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Bartlett School of Architecture, UCL

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Buckminster Fuller

  • On November 11, 2005

it must be Buckminster Fuller week here on Interactive Architecture

R. Buckminster Fuller, 1980

Every so often I like to highlight a few of the truely inspirational characters of Interactive Architecture from long before there were such things as CAD/CAM, or parametric design, or even microchips. After posting my last blog about the new nano composite material ‘Buckypaper’ and ‘Bucky I felt that It was about time I gave Buckminster Fuller a post of his own and to be fair he deserves more that just one post because in his life time his work as an architect, inventor, engineer, mathamatican, poet and cosmologist created 28 patents including… Stockade (1927), 4D House (1928), Dymaxion Car (1937), Dymaxion House, Geodesic Dome (1954), Paperboard Dome (1959), and then many more geometric marvels.

Fuller never got an Architectural degree and in fact didn’t even get a license until he was awarded one as an honor when he was in his late 60s. This did not prevent him from designing the geodesic dome: the only kind of building that can be set on the ground as a complete structure–and with no limiting dimension. The strength of the frame actually increases in ratio to its size, enclosing the largest volume of space with the least area of surface. This was his virtuoso invention, and he said it illustrated his strategy of “starting with wholes” rather than parts.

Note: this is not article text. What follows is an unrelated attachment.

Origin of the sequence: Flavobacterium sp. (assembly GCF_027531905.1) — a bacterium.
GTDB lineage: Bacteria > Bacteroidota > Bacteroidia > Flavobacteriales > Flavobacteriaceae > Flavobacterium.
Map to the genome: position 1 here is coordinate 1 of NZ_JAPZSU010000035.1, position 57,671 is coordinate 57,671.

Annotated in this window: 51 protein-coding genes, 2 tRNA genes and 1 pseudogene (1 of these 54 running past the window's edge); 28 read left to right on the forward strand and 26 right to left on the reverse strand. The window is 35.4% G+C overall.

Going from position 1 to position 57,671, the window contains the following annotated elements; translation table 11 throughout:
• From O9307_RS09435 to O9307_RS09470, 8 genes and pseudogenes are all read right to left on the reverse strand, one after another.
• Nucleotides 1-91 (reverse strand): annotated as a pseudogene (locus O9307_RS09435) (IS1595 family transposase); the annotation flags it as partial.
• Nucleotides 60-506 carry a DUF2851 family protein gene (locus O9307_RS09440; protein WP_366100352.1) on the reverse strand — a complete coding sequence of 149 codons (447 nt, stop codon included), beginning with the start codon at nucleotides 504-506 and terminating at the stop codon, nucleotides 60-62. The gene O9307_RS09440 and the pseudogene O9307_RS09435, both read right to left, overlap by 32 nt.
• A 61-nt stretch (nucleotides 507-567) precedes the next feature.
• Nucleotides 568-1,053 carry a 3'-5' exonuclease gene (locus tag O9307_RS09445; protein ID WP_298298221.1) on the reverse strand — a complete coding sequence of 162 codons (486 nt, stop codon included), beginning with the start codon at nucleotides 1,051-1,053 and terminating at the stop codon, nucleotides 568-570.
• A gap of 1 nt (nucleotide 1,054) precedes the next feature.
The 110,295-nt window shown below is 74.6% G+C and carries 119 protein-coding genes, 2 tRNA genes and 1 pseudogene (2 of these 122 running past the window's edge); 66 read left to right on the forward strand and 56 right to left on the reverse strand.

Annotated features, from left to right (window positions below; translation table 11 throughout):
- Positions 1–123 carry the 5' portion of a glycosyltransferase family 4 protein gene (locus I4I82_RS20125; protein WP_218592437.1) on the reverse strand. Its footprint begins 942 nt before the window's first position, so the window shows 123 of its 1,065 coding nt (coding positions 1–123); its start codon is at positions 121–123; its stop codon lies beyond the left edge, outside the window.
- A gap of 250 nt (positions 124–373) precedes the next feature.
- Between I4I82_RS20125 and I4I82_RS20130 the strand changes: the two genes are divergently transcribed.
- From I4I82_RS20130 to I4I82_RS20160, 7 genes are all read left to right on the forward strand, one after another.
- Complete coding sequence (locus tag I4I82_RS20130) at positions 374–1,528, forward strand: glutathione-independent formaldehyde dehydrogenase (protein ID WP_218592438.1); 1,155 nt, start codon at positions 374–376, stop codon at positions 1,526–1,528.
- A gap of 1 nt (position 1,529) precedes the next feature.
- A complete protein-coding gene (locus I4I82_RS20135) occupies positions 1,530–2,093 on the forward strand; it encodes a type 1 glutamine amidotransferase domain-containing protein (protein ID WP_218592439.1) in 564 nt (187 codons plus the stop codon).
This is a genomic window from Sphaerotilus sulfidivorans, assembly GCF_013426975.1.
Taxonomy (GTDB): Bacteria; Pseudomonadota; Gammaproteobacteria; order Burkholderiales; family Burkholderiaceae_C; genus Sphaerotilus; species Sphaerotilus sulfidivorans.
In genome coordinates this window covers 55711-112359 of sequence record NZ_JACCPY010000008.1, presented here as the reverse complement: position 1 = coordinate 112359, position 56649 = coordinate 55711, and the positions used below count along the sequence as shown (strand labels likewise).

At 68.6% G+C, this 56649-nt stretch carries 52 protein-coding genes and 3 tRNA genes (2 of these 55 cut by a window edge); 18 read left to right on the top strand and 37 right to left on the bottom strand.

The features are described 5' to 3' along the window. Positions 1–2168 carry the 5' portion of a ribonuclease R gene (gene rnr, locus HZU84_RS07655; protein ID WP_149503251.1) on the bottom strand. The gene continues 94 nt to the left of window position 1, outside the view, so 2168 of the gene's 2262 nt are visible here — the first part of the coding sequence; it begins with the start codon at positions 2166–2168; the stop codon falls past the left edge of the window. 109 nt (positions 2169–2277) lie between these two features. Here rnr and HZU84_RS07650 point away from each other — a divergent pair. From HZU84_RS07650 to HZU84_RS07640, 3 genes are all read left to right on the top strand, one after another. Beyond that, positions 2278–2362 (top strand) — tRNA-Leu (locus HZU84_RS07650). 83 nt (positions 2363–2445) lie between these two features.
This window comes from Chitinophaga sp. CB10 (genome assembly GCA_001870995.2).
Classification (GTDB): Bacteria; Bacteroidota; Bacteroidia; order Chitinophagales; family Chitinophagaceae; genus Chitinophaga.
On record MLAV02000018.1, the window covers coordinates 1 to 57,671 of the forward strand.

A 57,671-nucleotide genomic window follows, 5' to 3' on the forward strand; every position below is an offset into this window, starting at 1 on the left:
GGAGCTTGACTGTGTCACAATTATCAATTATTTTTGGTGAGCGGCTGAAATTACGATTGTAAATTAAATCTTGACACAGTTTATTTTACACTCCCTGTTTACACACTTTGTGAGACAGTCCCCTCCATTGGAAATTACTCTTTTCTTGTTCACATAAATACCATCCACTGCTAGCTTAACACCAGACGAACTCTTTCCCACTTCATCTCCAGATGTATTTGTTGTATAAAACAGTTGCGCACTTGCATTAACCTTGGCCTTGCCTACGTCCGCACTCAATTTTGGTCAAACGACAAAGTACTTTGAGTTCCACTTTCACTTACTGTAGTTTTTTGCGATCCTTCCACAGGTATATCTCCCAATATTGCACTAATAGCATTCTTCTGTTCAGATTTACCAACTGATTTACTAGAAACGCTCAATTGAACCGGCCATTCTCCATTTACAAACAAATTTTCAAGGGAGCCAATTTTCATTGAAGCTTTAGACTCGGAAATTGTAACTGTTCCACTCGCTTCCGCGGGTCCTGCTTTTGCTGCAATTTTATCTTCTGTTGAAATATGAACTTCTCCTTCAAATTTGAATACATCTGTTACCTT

Three Dymaxion Cars were constructed in 1933 and 1934, pioneering many significant automotive design innovations. These included front-wheel drive, rear engine and rear steering, and aerodynamic streamlining.

Fullers 4D House 1928

Triton City

In the early 1960’s a design for a floating city for Tokyo Bay was commissioned. After the death of the projects original Japanese patron in 1966, the project was taken over by the United States Office of Housing and Urban Development. Pictured is a single neighborhood module of this “Triton City” designed to house 6,500 people. Three to six of these neighborhoods combine to make a town, three to seven towns, with the addition of municipal modules of appropriate size, a city. Made from steel or concrete, these twenty-story stuctures are designed to be constructed in shipyards and towed to their destinations.

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